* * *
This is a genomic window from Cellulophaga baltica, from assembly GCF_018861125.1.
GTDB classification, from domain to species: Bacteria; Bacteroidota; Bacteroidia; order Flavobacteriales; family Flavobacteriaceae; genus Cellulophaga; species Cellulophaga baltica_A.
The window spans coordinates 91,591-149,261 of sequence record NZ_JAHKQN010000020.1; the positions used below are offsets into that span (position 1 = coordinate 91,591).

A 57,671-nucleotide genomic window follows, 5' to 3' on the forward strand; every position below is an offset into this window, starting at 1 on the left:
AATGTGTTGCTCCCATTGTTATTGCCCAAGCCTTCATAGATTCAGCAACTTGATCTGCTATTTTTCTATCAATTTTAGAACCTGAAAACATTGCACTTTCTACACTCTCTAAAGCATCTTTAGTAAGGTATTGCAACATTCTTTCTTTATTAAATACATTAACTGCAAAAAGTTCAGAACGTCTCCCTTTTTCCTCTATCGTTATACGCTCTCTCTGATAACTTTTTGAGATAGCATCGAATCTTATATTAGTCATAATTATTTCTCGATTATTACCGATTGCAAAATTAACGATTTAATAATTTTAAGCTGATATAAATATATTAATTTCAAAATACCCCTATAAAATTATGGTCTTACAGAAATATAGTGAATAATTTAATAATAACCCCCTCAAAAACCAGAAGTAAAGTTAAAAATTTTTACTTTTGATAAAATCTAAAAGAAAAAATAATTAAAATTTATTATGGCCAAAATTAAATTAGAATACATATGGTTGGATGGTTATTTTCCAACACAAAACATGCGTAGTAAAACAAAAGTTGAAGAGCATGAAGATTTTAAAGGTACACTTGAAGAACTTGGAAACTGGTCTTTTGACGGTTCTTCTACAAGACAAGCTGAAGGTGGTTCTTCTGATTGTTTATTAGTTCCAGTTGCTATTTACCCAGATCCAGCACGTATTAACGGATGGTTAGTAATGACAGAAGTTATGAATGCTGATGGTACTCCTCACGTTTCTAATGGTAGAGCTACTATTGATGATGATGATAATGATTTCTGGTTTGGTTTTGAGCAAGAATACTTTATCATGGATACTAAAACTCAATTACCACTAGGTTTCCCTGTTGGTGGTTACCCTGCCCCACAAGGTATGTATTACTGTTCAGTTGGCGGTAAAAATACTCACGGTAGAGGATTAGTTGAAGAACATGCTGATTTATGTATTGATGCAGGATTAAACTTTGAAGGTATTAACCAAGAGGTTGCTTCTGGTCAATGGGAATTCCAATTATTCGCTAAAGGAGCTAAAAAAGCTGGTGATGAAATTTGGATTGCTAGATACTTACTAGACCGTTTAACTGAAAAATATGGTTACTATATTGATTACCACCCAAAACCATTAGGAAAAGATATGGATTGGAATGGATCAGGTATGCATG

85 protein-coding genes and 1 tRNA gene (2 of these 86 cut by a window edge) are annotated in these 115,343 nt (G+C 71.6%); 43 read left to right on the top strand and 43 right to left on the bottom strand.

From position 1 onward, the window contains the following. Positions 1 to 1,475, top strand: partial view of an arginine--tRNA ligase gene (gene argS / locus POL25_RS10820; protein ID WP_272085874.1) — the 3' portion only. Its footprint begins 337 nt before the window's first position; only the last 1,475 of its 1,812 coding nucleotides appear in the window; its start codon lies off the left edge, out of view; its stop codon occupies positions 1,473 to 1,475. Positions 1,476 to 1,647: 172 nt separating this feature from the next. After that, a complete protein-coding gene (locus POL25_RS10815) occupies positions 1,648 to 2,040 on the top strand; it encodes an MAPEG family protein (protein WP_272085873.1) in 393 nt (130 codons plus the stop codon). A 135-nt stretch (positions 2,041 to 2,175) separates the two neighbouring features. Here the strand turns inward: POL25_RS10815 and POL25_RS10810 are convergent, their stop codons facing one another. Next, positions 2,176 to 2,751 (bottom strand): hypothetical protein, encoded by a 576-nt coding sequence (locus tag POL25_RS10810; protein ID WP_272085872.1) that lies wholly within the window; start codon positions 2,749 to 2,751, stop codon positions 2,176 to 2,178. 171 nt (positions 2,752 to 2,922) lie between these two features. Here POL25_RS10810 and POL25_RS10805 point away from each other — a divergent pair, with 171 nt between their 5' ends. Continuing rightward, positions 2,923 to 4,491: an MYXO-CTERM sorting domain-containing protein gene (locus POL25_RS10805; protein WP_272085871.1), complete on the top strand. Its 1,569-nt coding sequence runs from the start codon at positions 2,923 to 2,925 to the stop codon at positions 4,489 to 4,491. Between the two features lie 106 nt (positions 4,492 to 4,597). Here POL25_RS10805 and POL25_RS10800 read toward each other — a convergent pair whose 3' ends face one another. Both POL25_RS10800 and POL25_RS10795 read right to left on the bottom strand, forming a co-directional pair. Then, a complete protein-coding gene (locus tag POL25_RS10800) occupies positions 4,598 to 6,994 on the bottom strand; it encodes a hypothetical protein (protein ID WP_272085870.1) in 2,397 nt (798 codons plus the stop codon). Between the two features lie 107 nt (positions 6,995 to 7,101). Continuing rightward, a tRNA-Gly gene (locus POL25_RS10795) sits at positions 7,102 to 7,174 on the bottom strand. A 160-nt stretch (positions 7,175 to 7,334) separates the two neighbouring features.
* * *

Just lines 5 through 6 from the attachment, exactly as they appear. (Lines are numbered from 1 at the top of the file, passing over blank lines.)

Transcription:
AATGTGTTGCTCCCATTGTTATTGCCCAAGCCTTCATAGATTCAGCAACTTGATCTGCTATTTTTCTATCAATTTTAGAACCTGAAAACATTGCACTTTCTACACTCTCTAAAGCATCTTTAGTAAGGTATTGCAACATTCTTTCTTTATTAAATACATTAACTGCAAAAAGTTCAGAACGTCTCCCTTTTTCCTCTATCGTTATACGCTCTCTCTGATAACTTTTTGAGATAGCATCGAATCTTATATTAGTCATAATTATTTCTCGATTATTACCGATTGCAAAATTAACGATTTAATAATTTTAAGCTGATATAAATATATTAATTTCAAAATACCCCTATAAAATTATGGTCTTACAGAAATATAGTGAATAATTTAATAATAACCCCCTCAAAAACCAGAAGTAAAGTTAAAAATTTTTACTTTTGATAAAATCTAAAAGAAAAAATAATTAAAATTTATTATGGCCAAAATTAAATTAGAATACATATGGTTGGATGGTTATTTTCCAACACAAAACATGCGTAGTAAAACAAAAGTTGAAGAGCATGAAGATTTTAAAGGTACACTTGAAGAACTTGGAAACTGGTCTTTTGACGGTTCTTCTACAAGACAAGCTGAAGGTGGTTCTTCTGATTGTTTATTAGTTCCAGTTGCTATTTACCCAGATCCAGCACGTATTAACGGATGGTTAGTAATGACAGAAGTTATGAATGCTGATGGTACTCCTCACGTTTCTAATGGTAGAGCTACTATTGATGATGATGATAATGATTTCTGGTTTGGTTTTGAGCAAGAATACTTTATCATGGATACTAAAACTCAATTACCACTAGGTTTCCCTGTTGGTGGTTACCCTGCCCCACAAGGTATGTATTACTGTTCAGTTGGCGGTAAAAATACTCACGGTAGAGGATTAGTTGAAGAACATGCTGATTTATGTATTGATGCAGGATTAAACTTTGAAGGTATTAACCAAGAGGTTGCTTCTGGTCAATGGGAATTCCAATTATTCGCTAAAGGAGCTAAAAAAGCTGGTGATGAAATTTGGATTGCTAGATACTTACTAGACCGTTTAACTGAAAAATATGGTTACTATATTGATTACCACCCAAAACCATTAGGAAAAGATATGGATTGGAATGGATCAGGTATGCATG

85 protein-coding genes and 1 tRNA gene (2 of these 86 cut by a window edge) are annotated in these 115,343 nt (G+C 71.6%); 43 read left to right on the top strand and 43 right to left on the bottom strand.